24 August 2013
Last night in Forde it was the Australian Christian Lobby’s (ACL) turn to host a candidates’ forum.
Right up front I must declare my fondness for secularism, and a rock solid belief in the hard-fought objective that religion has no place in politics – and religious lobbyists ought to be on thin ice in the corridors of power.
As it was the evening was a Christian coming out of sorts – and, pleasantly surprisingly, in the way I like to think of as the Aussie way, relatively free of overt Christian-ness.
The chairs in the Kimberley Park Community Centre’s main hall were mostly empty. About 80 people turned out, almost all over 50 and most at the more senior edge of senior.
Eight of Forde’s 10 candidates were present – though Rise Up Australia Party’s Jonathan Jennings was represented by a sign on the table bearing his name and an empty chair. (Where, by the way, is Jonathan Jennings?) Palmer United’s Blair Brewster had a kids’ grand final to attend.
ACL’s Wendy Francis opened the evening with verses of the Bible that extolled us to ‘speak the truth and in love, listen in love and discern in truth’.
And pretty much the evening stayed with this tone. Until the second last question – gay marriage – and even then to the audience’s credit it didn’t veer so very much off key.
Although if Peter Beattie was winning hearts and minds till then, I’m not sure he closed the sale on swinging voters in that particular room when he opened his response with ‘I’ve given this a lot of thought . . .’.
Followed by: “When I was Premier (of Queensland),” he said, “as you would all know, I was opposed to gay marriage.”
Closing with: “I support love.”
Right up there with Wendy Francis’s theme.
The room grumbled. They shifted in their chairs. Their sighs stopped short of boos. For while there was significant support for a referendum on the idea among candidates, Beattie and The Greens’ Sally Spain were the only two willing to declare their support for an inclusive definition of marriage.
But that wasn’t what I was referring to as the ‘coming out of sorts’. The coming out was that Beattie and Spain were also the only two to openly declare their practicing Christian status – Beattie on the gay marriage question, declared he was a ‘practicing Anglican’, adding somewhat privately that he’s not one to trumpet (like I said, the Aussie way and let’s keep it that way); Spain right at the opening of the event, declaring that ‘we share the planet with all species and that is our Christian duty’.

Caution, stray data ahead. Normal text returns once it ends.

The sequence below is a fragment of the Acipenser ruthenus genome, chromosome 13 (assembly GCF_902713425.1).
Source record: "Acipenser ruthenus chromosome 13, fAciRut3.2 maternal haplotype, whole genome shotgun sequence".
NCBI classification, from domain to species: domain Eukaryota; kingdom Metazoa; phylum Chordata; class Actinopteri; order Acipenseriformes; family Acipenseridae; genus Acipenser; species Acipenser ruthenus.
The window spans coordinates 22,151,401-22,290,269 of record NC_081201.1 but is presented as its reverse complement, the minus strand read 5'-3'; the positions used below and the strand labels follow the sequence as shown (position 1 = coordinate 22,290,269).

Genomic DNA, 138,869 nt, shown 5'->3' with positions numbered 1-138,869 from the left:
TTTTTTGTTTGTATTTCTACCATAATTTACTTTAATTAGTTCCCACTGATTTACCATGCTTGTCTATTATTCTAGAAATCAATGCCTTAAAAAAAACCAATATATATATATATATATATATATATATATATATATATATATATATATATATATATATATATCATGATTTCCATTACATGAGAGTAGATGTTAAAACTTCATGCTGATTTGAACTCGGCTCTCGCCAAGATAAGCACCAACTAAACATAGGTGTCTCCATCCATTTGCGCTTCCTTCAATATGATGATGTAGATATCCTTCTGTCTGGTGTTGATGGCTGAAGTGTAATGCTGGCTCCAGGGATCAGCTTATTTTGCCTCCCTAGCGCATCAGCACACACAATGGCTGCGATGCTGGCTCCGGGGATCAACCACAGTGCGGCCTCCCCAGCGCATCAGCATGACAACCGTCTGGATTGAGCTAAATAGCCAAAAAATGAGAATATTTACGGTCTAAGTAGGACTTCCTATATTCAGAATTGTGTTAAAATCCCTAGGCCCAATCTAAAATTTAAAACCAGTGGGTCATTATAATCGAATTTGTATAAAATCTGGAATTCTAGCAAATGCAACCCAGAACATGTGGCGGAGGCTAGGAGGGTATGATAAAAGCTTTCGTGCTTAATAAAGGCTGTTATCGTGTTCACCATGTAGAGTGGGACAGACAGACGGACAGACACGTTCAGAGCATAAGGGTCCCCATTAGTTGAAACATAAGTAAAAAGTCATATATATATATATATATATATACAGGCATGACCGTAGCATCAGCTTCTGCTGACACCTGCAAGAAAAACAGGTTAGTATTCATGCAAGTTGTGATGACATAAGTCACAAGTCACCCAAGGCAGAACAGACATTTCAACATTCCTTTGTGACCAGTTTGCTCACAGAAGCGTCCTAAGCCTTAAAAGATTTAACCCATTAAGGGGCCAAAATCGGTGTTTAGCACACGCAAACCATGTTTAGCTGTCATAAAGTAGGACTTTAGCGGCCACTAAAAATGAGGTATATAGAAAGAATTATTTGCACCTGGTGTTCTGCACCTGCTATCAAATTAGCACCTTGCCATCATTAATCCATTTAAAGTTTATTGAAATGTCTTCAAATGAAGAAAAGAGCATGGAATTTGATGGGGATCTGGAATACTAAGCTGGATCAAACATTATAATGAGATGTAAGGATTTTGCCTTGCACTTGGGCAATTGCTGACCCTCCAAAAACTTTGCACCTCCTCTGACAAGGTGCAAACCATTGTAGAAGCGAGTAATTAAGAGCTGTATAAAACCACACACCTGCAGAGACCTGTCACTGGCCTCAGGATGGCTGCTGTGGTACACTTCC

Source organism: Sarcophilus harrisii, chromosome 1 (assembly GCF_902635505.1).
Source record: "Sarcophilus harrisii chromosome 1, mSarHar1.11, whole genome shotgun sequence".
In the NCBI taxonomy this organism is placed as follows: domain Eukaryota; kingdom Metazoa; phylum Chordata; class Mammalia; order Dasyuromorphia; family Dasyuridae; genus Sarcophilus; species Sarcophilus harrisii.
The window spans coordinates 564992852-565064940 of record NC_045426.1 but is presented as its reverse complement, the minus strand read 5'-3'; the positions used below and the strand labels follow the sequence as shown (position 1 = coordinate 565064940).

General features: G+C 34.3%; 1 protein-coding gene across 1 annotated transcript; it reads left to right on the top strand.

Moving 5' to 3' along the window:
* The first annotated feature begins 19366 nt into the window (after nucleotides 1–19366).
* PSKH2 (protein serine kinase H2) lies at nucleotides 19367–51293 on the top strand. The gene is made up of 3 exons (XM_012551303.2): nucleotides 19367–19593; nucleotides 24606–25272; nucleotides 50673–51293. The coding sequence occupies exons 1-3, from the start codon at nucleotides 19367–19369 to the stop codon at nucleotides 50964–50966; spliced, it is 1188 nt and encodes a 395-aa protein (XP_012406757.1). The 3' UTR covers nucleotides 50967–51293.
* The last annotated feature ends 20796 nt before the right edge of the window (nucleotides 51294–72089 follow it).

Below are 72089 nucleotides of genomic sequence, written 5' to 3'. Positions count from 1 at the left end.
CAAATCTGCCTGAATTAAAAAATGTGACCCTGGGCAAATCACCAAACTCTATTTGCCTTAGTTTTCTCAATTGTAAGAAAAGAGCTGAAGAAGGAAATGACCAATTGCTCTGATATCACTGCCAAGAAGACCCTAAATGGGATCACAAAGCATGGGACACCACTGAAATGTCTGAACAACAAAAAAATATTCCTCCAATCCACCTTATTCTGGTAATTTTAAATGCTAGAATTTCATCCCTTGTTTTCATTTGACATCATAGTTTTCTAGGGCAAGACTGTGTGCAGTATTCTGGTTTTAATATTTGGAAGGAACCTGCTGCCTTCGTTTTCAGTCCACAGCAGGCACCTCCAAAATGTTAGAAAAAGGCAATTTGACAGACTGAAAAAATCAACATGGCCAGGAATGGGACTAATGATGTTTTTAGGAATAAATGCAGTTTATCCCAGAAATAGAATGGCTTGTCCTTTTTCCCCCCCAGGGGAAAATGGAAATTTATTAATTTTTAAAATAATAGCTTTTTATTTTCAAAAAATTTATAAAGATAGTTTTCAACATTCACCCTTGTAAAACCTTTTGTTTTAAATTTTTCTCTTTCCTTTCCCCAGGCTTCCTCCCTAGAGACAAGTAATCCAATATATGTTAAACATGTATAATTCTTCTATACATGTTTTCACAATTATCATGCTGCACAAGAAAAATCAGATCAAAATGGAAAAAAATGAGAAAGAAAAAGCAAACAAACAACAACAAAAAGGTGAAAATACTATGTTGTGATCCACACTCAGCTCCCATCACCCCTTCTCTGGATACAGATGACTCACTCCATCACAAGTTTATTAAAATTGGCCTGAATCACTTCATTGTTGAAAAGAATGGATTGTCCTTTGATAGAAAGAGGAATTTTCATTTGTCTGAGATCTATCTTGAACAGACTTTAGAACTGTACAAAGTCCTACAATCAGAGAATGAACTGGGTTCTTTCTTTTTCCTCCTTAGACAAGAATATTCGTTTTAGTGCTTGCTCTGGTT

Not that either of these statements is news; just a snapshot of how the event unfolded.
One issue that once dominated Australian political landscape was raised in the Kimberley Park Community Centre: uranium mining.
Candidates’ responses were, in order:
Sally Spain (The Greens): ‘lethal technology; we are producing lethal substances for others to deal with”
Joshua Sloss (Independent): “uranium mining should be managed, not banned”
Jan Pukallus (Citizens Electoral Council): “we are for uranium mining and fourth-generation meltdown-proof reactors”
Paul Hunter (Katter Party): “not opposed to mining oil, gas, coal or uranium – if we don’t mine it someone else will”
Keith Douglas (Voice Australia): “nuclear energy can be managed; we’re better off dealing with emerging technologies and renewables”
Amanda Best (Family First): “all for investigating other consumable energies – weighing low cost of living against high health problems”
Peter Beattie (Labor Party): “reality is nuclear energy is more expensive than coal or gas – did not support uranium mining (when I was) in government because the technology is not available to protect waste; we have 300 years of coal – for clean coal”
Bert van Manen (Liberal Party, sitting member): “coal and gas – cheap energy”.
The evening’s heart was won by 19-year-old Joshua Sloss (trying saying that three times out loud.)
Sloss is standing as an independent. He took to the podium for his three minutes and began with well-rehearsed opening lines – then stopped, stuck, lost. Beattie, sitting closest, offered quiet words of encouragement. Sloss found his tongue and moved on.
His primary message was that he will represent the electorate – not himself. And that as an independent, he has no party to fall back on, only ‘the people’. I have an interview booked with Sloss over the weekend – I resolve to ask him about the place of leadership in such noble sentiment . . . what if ‘the people’ want the reintroduction of the death penalty? . . . what if ‘the people’ want a million dollar handout? I’m being extreme, but you get my point.
It’s not easy for anyone to take their place alongside seasoned candidates, and Forde was witnessing Sloss’s debut. Afterwards, as the crowd picked off candidates to corner, I approached Joshua and congratulated him on a great effort.
“Everyone keeps saying that,” he said, glancing down at his shoes. “I don’t see it like that.
“That’s because we are using a different measure,” I said.
“We are judging you on your courage and your willingness to stand.”
In reality, Forde is an electorate unconcerned with the conversations that have obsessed the nation the past couple of years. In reality – as every candidate on that stage was well aware – the issues for the voters of Forde come down to jobs, infrastructure and affordable living.
Gay marriage, asylum seekers, paid parental leave – these are luxury conversations in an electorate where last week 350 people applied for one casual vacancy in a chocolate shop, and it can take 40 minutes to get off the exit ramp on the M1.
I have been in Forde for one week, two candidates’ forums, one media conference and various ongoing small engagements – and I have yet to see much at all by way of the 185 nations apparently represented in this ‘cultural melting pot’.
I’m wondering if non-Anglo political participation is also a luxury in Forde.